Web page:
If you can make your leads feel as though they’re invested in your business in some way, then you can begin to reap the benefits of brand advocates and customer referrals. So, how do you create communities?
Start on social media: Social media is all about community. You can begin to leverage your relationships with customers here by hosting polls, launching competitions, and generating discussions about topics relevant to your audience.
Stand for something: Many of today’s customers are happy to pay more for an item that comes from a brand that shares their values. Millennials, in particular, are devoted to supporting companies that give something back to the planet. A CSR initiative or partnership with a local charity can build the foundation for your brand communities.
Continuously engage: Creating a captive audience in today’s world isn’t about forcing people to listen to you on a specific platform. It’s about connecting with your customer in as many different places as possible. The more channels you’re active on, the easier it is to build brand awareness (and stop your customers from avoiding you). Remember, it takes an average of 8 brand touches before customers make a purchase.
Captive audience advertising and customer experience
Today, the definition of captive audience has changed because the relationship between consumers and brands has evolved. In the past, companies wielded all the power. Before things like eCommerce and the internet, brands had absolute control over a specific segment of the market. If you wanted to buy a television, then you had to go to the closest store selling electronics.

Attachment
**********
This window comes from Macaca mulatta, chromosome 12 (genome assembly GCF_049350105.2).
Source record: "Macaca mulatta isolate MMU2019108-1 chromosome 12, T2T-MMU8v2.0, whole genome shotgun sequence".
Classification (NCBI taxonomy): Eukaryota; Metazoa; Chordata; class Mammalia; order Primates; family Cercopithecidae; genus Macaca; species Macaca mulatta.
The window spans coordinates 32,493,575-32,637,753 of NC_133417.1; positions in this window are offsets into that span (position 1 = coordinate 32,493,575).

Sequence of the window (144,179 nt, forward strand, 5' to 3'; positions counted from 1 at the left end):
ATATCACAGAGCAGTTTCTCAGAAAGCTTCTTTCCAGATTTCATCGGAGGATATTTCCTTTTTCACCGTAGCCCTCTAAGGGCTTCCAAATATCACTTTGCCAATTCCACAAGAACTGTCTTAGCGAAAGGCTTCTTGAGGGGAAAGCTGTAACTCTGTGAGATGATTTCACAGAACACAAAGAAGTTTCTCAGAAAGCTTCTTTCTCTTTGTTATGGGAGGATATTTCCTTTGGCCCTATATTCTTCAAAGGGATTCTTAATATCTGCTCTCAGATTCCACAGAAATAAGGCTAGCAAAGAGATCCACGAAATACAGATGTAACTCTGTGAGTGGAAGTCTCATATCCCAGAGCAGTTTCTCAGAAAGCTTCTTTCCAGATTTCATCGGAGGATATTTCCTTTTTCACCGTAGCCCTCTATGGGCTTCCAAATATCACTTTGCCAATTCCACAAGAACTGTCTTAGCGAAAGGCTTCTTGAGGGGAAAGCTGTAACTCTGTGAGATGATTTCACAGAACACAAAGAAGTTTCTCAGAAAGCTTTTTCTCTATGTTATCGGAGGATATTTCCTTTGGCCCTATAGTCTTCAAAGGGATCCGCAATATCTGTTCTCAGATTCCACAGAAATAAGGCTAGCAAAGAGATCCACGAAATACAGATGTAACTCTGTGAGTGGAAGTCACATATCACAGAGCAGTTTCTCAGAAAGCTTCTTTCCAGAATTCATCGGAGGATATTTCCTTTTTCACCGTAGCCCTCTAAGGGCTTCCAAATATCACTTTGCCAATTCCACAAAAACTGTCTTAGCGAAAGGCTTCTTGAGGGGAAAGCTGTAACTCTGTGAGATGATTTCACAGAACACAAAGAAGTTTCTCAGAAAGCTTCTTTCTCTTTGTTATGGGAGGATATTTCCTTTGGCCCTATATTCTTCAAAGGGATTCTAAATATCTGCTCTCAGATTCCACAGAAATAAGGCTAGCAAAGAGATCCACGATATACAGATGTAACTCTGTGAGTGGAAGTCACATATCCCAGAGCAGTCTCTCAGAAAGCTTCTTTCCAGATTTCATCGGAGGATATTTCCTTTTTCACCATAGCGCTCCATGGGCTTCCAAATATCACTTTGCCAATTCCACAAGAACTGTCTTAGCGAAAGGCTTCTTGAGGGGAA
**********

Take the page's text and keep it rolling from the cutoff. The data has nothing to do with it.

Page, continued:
Now, consumers are spoilt for choice. There are hundreds of organizations all capable of selling the same products for a price that suits you. On top of that, customers have the power to research the brands they buy from. We don’t have to take a company’s word as gospel anymore.
For companies to truly captivate their target market, they need to provide content, relationships, and experiences that those customers can’t get anywhere else. Here are some tips for enhancing the ‘experience’ part of that equation.
1. Commit to helping your customers
Today’s consumers want to connect with brands that they can trust to deliver a consistently great experience. This might mean ensuring that you always deliver products and services on time or answer questions quickly. 86% of customers even say that they would happily pay more for a good experience.
In today’s competitive environment, delivering that fantastic experience means doing more than just what’s expected of you. For instance, all customers expect that you’ll ship items as quickly as you can. However, offering next-day delivery could be a great way to set yourself a part as a company that truly puts the needs of your audience first.
Make your customer support initiative part of what makes your brand special and commit to delivering the kind of experience your clients simply won’t want to walk away from.